Broadcasting is the distribution of audio or video content to a dispersed audience via any electronic mass communication. Transmission by radio or television is also referred to as broadcast. Simply put, broadcast means to cast or throw forth something in all directions at the same time; in this case, what is being cast or thrown forth has to do with the information.
However, while some information come through the print media, radio or television involves broadcast, of programmes transmitted over airwaves for public consumption. The purpose of broadcast is to inform, educate, enlighten and enrich the public as well as to help invoke civil discourse. Broadcast involve first, a message or messages and this message or messages must be a target of people hitherto referred to as the audience.
In message distribution or broadcast one consideration is inevitable; the right message for the right people or audience.
There are three types of broadcast:
i. Unicast, this is a transmission targeted towards a specific receiver.
ii. Multicast, transmission to multiple specific receivers.
iii. Anycast, transmission to the nearest group of routers.
Irrespective of the content of the message, the broadcaster should always have the audience in mind while disseminating the information. The language and the medium must be carefully chosen, so the audience can receive information objectively.
Nigerians are peculiar people when it comes to information reception. Some categories of people within the scope of cultural diversities receive information without questioning while some others query every bit of information received. It’s even interesting to know that some groups of journal readers as well as radio and television listeners already have in mind a piece of prior information; anything other than what is known or expected becomes vague.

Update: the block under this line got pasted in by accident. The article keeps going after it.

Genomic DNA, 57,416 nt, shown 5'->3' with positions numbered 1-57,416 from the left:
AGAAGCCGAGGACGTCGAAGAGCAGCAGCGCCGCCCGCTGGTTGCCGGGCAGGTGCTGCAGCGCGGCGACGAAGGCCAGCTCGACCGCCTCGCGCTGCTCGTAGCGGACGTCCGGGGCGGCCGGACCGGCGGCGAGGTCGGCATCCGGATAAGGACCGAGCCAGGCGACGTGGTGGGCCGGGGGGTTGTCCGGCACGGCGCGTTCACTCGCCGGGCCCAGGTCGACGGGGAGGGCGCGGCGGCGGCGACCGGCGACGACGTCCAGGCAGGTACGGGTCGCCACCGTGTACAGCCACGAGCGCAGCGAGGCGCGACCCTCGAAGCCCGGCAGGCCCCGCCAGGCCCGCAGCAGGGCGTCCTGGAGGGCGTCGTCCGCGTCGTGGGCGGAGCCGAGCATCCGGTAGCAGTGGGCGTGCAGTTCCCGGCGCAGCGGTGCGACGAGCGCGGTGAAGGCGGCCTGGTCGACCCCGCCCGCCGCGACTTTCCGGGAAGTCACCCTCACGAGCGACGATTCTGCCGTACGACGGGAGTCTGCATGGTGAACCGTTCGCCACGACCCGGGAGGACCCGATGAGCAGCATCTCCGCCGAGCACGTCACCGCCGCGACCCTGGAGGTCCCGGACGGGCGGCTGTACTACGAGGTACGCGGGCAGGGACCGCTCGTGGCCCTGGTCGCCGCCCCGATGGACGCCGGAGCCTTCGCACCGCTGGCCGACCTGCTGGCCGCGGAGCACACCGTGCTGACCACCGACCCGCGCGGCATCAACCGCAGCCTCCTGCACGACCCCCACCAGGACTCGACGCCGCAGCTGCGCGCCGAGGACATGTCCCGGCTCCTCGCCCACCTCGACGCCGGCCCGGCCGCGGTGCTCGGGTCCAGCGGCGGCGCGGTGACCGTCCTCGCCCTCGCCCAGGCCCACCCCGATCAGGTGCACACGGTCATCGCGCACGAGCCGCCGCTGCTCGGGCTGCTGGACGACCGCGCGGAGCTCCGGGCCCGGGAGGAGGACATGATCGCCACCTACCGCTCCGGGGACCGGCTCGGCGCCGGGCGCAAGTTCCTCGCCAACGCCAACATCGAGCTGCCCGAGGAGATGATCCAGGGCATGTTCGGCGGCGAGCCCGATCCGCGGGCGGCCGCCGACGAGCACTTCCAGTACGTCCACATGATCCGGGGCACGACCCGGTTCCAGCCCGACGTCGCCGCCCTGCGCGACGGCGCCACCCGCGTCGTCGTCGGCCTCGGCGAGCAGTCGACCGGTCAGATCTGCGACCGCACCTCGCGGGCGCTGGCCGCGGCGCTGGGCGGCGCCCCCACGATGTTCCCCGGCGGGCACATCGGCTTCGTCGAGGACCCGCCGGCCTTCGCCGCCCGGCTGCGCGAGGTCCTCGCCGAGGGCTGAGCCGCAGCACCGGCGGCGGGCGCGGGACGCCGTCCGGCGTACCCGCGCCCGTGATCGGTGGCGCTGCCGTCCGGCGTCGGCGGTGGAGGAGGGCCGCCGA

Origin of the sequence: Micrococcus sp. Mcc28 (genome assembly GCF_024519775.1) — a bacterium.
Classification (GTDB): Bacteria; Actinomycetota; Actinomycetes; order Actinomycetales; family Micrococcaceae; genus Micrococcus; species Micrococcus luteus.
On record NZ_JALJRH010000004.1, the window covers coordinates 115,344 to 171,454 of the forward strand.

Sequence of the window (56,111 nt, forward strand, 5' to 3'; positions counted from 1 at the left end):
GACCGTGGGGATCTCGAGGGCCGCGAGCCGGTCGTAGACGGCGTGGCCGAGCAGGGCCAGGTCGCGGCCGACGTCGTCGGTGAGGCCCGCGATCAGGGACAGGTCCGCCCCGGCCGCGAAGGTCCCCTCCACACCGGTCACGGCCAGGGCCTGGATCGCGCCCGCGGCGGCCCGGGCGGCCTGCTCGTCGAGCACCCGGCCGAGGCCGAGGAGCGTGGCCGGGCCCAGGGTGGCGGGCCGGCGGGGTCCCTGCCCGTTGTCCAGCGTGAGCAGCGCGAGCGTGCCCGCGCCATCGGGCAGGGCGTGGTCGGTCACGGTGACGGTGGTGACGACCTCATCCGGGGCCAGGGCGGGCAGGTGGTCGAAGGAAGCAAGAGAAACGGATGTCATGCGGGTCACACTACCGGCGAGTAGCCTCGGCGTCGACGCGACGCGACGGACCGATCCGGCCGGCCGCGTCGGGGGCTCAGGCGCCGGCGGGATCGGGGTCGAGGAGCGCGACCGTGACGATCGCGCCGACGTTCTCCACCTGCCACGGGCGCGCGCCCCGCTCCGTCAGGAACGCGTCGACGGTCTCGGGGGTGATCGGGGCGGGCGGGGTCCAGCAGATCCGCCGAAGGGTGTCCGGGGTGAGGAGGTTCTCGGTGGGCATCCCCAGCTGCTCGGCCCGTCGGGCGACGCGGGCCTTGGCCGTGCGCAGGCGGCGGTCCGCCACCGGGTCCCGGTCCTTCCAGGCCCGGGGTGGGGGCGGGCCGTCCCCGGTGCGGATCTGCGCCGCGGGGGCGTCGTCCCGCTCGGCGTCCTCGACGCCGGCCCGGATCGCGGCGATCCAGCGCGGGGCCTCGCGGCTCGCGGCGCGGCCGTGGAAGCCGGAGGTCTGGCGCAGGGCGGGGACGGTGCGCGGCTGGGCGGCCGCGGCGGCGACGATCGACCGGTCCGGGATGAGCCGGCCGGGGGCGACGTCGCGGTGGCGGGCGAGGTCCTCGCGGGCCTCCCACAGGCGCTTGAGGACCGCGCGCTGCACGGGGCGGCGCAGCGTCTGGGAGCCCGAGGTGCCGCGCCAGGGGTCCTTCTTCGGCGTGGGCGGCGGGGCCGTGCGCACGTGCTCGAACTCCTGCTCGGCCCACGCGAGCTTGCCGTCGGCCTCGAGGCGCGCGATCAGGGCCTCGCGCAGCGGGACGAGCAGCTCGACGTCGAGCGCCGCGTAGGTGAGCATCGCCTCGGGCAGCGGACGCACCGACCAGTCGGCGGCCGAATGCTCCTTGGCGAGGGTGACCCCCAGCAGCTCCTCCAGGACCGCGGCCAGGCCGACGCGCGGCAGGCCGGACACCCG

To the Nigerian audience, the language of broadcast matters. Nigeria as a nation has about 527 languages and more than 1150 tongues and ethnic gatherings. Therefore, most of the time a centralized language, gives the broadcaster an edge to reach his target audience. Depending on the community or locality, the broadcaster might decide to make use of the mother tongue in most of his programmes to reach out to more people, thereby gaining more audience creating a commercial advantage. In other words, a centralized language like ‘pidgin English’ could be chosen to bring together the interest of several ethnic groups. This gives more opportunity to the broadcaster than the mother tongue.
Nigeria Q1 2017 Radio and Television Audience rating Report – Geopoll Media Measurement (Radio and TV) of 2017 show Wazobia FM as the most listened to station.
One of the factors that gave the station an edge over others is the medium of information dissemination.
Channels TV comes first in the Television category, because of the freshness and promptness of information dispersed as and when due. This is the pattern of Listenership or viewership of Nigerians in the Diaspora, especially in the United States of America.
In conclusion, as far as broadcasting is concerned, the Nigerian audience has the melting point of both the messages and the language. As much as the former is crucial, the latter cannot be disregarded; Nigerian audience can never be underestimated.